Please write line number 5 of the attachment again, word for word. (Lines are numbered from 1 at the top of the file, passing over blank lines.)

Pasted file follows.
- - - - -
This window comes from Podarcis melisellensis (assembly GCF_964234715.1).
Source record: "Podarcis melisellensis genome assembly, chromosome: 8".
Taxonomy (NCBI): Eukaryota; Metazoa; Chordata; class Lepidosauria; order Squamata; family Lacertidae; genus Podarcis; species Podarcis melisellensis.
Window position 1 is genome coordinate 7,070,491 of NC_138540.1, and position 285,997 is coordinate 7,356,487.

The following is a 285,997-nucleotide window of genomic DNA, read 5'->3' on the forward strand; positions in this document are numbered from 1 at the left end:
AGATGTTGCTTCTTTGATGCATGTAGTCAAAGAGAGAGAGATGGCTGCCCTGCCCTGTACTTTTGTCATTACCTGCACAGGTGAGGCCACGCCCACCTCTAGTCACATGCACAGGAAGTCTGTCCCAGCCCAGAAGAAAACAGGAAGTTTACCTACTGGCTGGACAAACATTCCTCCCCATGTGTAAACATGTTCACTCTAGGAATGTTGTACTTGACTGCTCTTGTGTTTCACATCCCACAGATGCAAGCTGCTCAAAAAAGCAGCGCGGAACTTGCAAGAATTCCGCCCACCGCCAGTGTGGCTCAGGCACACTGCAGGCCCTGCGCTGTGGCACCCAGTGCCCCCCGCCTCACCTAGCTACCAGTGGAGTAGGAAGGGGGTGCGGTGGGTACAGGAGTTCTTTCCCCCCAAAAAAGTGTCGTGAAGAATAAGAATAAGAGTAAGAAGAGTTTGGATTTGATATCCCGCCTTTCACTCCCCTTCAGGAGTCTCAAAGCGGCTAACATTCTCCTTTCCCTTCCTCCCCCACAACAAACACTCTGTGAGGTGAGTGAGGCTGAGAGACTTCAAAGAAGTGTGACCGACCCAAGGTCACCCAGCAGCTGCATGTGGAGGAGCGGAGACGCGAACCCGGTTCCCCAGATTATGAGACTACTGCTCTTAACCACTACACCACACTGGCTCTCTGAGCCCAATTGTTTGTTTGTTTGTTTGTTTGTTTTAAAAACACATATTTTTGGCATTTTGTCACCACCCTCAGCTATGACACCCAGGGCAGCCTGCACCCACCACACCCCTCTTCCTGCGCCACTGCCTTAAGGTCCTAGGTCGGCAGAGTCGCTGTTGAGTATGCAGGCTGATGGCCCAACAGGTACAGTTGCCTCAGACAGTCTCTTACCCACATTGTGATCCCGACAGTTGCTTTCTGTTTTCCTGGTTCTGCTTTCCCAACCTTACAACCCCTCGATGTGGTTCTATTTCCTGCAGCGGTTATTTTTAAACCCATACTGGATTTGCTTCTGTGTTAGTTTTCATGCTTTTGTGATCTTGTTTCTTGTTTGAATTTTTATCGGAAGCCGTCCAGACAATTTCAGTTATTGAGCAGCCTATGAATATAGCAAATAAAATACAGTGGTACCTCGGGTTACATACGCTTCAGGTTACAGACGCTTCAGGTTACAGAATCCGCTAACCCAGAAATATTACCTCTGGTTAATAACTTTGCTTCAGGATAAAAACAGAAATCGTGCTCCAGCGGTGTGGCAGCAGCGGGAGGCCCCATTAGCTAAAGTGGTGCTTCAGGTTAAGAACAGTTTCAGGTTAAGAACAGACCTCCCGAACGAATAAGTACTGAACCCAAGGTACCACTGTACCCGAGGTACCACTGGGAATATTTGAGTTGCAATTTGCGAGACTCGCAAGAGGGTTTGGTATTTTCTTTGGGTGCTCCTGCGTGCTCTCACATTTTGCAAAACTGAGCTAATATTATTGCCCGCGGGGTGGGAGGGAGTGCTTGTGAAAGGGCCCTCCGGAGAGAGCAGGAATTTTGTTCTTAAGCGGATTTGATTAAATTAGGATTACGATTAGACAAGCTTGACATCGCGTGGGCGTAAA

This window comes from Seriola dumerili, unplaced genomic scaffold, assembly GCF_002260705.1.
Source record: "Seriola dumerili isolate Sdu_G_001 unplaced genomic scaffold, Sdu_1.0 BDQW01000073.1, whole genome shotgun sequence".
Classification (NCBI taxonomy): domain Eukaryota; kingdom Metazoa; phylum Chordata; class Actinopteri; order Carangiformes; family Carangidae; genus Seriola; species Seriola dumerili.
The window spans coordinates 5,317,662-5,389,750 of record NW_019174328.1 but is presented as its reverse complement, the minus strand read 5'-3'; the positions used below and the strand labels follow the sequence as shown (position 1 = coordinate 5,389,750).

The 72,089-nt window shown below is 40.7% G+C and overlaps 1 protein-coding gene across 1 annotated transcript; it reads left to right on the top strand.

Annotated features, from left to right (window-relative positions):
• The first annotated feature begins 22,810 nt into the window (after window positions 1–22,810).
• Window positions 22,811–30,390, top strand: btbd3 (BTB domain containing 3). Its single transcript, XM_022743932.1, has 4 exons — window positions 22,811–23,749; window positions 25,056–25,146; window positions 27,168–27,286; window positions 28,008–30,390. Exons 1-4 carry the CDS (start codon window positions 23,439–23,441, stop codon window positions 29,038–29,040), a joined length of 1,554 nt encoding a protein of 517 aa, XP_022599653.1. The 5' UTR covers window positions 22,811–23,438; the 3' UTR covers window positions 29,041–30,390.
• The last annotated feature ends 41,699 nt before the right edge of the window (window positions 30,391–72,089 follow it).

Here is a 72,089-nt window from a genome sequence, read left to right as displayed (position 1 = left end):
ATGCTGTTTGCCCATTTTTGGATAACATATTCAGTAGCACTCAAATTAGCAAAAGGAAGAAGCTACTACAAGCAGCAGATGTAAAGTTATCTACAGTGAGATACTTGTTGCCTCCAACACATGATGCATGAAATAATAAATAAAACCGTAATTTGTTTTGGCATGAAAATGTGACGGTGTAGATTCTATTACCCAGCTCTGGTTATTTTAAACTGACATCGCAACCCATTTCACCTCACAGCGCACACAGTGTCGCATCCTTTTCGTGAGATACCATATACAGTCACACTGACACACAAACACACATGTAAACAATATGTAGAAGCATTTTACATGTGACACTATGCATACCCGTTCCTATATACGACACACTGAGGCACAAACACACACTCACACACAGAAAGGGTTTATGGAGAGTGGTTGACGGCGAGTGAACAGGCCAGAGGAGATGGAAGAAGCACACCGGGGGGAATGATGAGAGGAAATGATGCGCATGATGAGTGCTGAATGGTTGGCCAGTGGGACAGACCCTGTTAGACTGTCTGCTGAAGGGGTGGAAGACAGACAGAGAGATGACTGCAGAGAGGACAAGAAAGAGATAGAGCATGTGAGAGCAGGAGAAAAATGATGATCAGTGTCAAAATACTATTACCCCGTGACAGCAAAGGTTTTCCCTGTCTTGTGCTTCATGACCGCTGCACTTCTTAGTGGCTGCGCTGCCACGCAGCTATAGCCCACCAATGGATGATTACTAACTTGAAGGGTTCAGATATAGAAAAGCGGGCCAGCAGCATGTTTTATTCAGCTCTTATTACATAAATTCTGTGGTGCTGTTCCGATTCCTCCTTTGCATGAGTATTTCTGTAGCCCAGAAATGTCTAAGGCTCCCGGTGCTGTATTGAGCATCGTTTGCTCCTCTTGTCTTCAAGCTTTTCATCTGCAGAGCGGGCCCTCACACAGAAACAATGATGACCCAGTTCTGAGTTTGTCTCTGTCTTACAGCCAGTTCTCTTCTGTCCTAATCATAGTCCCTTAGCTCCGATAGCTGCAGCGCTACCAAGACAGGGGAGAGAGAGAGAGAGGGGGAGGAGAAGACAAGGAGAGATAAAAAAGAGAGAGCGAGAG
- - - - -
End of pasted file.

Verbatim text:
The following is a 285,997-nucleotide window of genomic DNA, read 5'->3' on the forward strand; positions in this document are numbered from 1 at the left end: